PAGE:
Case 30 Answer 2
C - Suspicious, recommend needle biopsy, is the best answer. Answers D and E can also be correct. A core biopsy can provide a diagnosis to assist with treatment planning if cancer is present. Studies show that patients who have needle biopsies will undergo fewer expensive surgeries for definitive therapy. Some institutions will recommend excision of this lesion immediately because regardless of the core needle biopsy result the lesion needs to be removed. Radial scars have an association with tubular carcinomas about 20% of the time. They are also notoriously difficult to diagnose from a needle biopsy (just ask your local pathologist!) This did turn out to be a radial scar, in case you're keeping track.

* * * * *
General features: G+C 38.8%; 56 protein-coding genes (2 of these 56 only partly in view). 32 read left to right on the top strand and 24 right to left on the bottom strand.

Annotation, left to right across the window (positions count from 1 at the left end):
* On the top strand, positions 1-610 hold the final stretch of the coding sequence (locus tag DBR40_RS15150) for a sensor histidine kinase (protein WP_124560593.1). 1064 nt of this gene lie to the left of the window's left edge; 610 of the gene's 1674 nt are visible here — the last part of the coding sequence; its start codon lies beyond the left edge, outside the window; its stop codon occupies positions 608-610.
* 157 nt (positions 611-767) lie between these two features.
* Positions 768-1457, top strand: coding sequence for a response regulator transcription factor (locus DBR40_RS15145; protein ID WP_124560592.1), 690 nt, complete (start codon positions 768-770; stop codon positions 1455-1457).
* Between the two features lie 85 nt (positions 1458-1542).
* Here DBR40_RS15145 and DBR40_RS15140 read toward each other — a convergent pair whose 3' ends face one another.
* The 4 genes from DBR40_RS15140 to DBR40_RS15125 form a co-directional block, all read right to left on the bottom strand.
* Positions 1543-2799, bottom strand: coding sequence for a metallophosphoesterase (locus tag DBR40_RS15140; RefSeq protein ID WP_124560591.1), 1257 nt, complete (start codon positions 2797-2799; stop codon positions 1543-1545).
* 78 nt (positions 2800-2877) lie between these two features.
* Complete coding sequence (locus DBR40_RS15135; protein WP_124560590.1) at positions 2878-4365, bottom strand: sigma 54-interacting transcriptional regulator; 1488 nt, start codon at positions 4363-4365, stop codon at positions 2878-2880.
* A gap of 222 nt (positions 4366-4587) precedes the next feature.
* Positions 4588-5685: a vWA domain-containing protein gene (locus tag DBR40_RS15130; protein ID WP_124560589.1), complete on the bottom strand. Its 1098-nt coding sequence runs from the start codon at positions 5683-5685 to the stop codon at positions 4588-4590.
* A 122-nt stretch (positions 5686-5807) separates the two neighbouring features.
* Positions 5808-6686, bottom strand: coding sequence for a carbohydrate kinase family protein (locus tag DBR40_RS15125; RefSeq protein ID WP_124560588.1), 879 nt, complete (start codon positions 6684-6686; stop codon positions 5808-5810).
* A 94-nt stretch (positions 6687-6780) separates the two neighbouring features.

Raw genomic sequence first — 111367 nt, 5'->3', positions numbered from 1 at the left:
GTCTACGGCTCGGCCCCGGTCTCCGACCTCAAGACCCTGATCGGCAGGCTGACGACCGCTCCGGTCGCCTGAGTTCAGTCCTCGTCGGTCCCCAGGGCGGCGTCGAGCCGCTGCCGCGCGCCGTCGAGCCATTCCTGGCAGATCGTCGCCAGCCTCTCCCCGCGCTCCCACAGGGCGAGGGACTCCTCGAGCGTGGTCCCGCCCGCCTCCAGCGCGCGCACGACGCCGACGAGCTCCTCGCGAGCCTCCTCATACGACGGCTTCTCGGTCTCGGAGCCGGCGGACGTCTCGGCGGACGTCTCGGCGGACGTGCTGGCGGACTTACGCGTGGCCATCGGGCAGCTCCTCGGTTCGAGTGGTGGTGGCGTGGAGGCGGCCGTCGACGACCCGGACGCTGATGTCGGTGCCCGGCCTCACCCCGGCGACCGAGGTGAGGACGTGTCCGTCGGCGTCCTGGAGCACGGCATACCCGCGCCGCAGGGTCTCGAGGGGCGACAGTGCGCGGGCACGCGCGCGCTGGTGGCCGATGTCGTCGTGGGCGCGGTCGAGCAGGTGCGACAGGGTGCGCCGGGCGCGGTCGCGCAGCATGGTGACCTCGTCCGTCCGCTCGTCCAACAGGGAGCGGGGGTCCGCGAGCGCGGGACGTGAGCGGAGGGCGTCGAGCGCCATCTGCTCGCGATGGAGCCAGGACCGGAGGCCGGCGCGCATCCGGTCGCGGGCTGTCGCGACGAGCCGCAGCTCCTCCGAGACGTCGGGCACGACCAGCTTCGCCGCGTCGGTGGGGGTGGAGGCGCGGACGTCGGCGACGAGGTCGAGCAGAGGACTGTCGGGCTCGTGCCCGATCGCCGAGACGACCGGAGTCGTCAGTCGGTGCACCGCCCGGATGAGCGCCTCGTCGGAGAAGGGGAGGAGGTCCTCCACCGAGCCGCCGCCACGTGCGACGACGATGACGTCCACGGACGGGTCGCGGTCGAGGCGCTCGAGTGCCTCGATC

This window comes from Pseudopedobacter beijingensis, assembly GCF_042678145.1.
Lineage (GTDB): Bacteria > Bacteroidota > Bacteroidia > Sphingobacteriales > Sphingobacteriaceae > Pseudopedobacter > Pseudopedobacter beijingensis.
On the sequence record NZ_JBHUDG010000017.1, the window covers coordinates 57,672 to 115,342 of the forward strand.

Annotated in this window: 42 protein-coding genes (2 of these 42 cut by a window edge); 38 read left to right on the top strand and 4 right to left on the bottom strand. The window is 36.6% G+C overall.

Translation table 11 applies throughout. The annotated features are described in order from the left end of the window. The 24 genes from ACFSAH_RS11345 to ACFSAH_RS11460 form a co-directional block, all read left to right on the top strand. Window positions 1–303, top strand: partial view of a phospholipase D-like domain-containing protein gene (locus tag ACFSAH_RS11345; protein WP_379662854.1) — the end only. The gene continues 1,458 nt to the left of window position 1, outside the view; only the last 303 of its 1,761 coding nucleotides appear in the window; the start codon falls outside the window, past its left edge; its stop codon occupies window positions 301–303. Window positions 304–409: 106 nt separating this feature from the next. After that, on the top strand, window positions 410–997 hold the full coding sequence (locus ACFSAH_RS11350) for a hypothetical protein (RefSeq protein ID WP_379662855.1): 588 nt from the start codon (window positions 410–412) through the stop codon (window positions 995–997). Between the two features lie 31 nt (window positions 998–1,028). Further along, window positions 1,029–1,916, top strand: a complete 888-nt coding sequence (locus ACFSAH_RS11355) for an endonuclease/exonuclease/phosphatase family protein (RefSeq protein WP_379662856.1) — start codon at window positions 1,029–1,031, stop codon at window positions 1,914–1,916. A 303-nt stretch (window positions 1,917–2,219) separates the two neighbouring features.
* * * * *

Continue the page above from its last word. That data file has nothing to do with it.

Our surgeons at UW prefer that we attempt a core biopsy prior to excision (a cancer diagnosis prior to surgery will change surgical management-- the surgeon will attempt to get clean margins and will perform a sentinel node biopsy).
As I have mentioned before (see Case 2) some mammographers prefer to call these lesions BI-RADS 5, to be sure to convey the need for excision. Since I know I'd be eating my hat over these most of the time, I prefer to call it BI-RADS 4. As long as you communicate your recommendations clearly, this should not be a problem.